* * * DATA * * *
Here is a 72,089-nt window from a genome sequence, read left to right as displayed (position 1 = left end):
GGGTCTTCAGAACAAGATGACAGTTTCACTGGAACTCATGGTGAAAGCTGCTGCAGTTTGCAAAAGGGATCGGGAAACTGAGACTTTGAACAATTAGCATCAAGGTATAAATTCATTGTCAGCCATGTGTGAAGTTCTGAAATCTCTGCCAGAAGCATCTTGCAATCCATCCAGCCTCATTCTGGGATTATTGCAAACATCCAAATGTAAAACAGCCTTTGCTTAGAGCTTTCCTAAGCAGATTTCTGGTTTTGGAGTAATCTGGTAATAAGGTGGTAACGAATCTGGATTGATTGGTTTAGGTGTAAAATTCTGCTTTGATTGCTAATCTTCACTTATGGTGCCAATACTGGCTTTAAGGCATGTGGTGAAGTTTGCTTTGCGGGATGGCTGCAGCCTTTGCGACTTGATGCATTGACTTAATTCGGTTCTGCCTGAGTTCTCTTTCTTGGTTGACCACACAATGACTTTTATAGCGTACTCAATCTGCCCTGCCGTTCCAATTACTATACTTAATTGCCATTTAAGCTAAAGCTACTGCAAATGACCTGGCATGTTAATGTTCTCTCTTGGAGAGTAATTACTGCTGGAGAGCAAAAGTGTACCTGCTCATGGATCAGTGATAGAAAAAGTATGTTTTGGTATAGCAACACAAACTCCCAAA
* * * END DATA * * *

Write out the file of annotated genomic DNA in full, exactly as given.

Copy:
Here is a 72,089-nt window from a genome sequence, read left to right as displayed (position 1 = left end):
GGGTCTTCAGAACAAGATGACAGTTTCACTGGAACTCATGGTGAAAGCTGCTGCAGTTTGCAAAAGGGATCGGGAAACTGAGACTTTGAACAATTAGCATCAAGGTATAAATTCATTGTCAGCCATGTGTGAAGTTCTGAAATCTCTGCCAGAAGCATCTTGCAATCCATCCAGCCTCATTCTGGGATTATTGCAAACATCCAAATGTAAAACAGCCTTTGCTTAGAGCTTTCCTAAGCAGATTTCTGGTTTTGGAGTAATCTGGTAATAAGGTGGTAACGAATCTGGATTGATTGGTTTAGGTGTAAAATTCTGCTTTGATTGCTAATCTTCACTTATGGTGCCAATACTGGCTTTAAGGCATGTGGTGAAGTTTGCTTTGCGGGATGGCTGCAGCCTTTGCGACTTGATGCATTGACTTAATTCGGTTCTGCCTGAGTTCTCTTTCTTGGTTGACCACACAATGACTTTTATAGCGTACTCAATCTGCCCTGCCGTTCCAATTACTATACTTAATTGCCATTTAAGCTAAAGCTACTGCAAATGACCTGGCATGTTAATGTTCTCTCTTGGAGAGTAATTACTGCTGGAGAGCAAAAGTGTACCTGCTCATGGATCAGTGATAGAAAAAGTATGTTTTGGTATAGCAACACAAACTCCCAAA